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My interpretation of the referenced article was that the biggest problems were caused by several factors:

  • Not all programmers are, nor could be, 'experts' in understanding all the cracks in the individual or collective amours' of Perl's calls to system functions, or those of all the systems that Perl run's on.
  • Even experts make mistakes.
  • Re-using (and reusability) are good. CPAN is one of Perl's great strengths. The problem is, when the programmer passes values to modules, he does not know exactly how those values will be used. - Sure, he can read the source, but that negates half the benefit of reuse.
  • Doing sufficient screening (or just enough allowing) for the required use of input is fine, but what happens in 6 months or a year when the functionality needs to be extended? Will the maintenance programmer know or understand what sanitising was done and why? The article had an interesting section that showed that how consecutive filtering was order dependant. Programmer 1 gets input, does appropriate filtering for the planned use, and uses it. Programmer 2 comes along a month or 6 later with a requirement for new functionality. Goes in, grabs the value already untainted - and uses it.

    I don't think "only employ competent programmers" cuts it here!



As an example, my current project (its only a learning exercise at this point, so please don't pollute the thread by critiquing the project design), uses .xml files to describe 'things' and these are used to build the HTML for displaying. The user selects the 'thing' of interest by clicking on a menu. The identifier of the 'thing' is passed as a URL search parameter and then that identifier is used to build the filename of the .xml file that is opened. The path/filename constructed is then passed to XML::Simple to read and process. The menu's that the user clicks on are themselves generated by processing input from readdir().

The aim is that new things and groups of things can be added to the site by simply dropping a new .xml file in the appropriate directory and creating new directories respectively. Updates to existing things would be done by editing the .xml (and then validating before putting (back) into the production environment). The idea being that you don't need to code new HTML to add/delete/update 'thing' pages - you edit the .xml, validate it against a custom DTD and move/copy it to the appropriate place and all the layout of the HTML is taken care of by an intelligent Perl script. (Once I get up to speed enough to write such a beast.:)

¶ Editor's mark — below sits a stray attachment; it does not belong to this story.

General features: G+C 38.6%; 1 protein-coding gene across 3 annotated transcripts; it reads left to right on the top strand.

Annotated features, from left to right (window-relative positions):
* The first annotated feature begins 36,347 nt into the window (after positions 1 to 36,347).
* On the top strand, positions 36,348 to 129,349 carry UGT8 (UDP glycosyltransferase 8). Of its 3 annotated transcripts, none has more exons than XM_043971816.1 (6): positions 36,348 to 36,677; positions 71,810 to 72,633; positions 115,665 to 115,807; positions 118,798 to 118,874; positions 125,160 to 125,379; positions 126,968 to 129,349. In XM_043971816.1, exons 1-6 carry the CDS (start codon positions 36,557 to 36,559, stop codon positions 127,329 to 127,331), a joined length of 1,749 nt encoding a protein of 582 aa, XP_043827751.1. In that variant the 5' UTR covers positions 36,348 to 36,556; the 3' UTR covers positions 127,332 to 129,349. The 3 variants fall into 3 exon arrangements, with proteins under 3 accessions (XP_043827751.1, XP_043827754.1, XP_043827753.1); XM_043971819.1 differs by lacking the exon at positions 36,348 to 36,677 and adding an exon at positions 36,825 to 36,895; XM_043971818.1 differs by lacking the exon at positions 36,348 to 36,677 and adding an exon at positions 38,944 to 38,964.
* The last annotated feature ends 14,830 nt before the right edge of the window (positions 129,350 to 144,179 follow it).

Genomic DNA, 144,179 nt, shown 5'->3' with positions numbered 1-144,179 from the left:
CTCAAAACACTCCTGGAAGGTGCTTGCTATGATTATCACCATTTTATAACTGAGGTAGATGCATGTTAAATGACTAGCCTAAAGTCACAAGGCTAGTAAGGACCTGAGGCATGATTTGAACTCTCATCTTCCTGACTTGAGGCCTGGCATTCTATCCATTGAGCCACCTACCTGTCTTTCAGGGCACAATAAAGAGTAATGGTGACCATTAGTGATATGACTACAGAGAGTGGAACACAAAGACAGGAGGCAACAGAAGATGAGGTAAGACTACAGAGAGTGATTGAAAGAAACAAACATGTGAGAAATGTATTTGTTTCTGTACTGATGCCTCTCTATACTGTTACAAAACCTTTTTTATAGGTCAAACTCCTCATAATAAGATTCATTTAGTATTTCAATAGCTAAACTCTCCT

This simple, small sample of the project implementation raises (at least) the following questions:

The following are only example questions I am not seeking answers to them here!

  • What does XML::Simple do with the parameter I pass?
  • How restrictive should I be on allowable values for filename chars should I be? What happens if later on this is seen as "too restrictive" and the rules get modified?
  • If the user embeds an url-escaped null after the product identifier and I haven't checked for embedded null chars (I hadn't!) and I pass this alone to XML::Simple, will it be used in a way that could be vulnerable?

I know there are more questions.


In answer to Merlyn's statement:...I don't understand why you are even trying to do it... and other statements about context...

It struck me that there are only a limited (and relatively few) modes of possible exploitation /failure for external data. However, these points of exploitation /failure can be spread throughout a project. Many of you monks will have already "rolled your own" solutions to some or all of these - perhaps many times.

It seemed to makes sense both from factorisation and maintenance points of view, to handle the screening and untainting of 'external input' in a centralised manner. That way if (when?) new failures and exploits are described or occur, the required modifications only need to be done once, in one place.

To this end, I thought a sub (module?) called (for example) sanitise() (or sanitize() if you prefer:), that "takes care" of this was appropriate.

The input would be the tainted string, the return as appropriate. Given the discussion thus far regarding context, perhaps a second parameter would be a constant chosen to define what type of sanitisation was required. eg.

  • PATH - perhaps RELATIVE_PATH | ABSOLUTE_PATH would be necessary?
  • COMMAND
  • HTML

Maybe I am "looking in the wrong places" or "don't understand the problem"? Maybe I am trying to factor something that is either too complicated or too trivial to be factored? Maybe I am reacting in paranoia, or just 'knee jerking' in response to the referenced article, but I felt that the strongest conclusion to draw from the article was that DIY sanitisation (even by security experts) of external input was the biggest source of vuln and exploits and I thought that this was an appropriate way solving that problem.


Sorry this got so long, but re-reading it, there is nothing that I feel should be left out!

In reply to Re: Untainting safely. (b0iler proofing?) by BrowserUk
in thread Untainting safely. (b0iler proofing?) by BrowserUk

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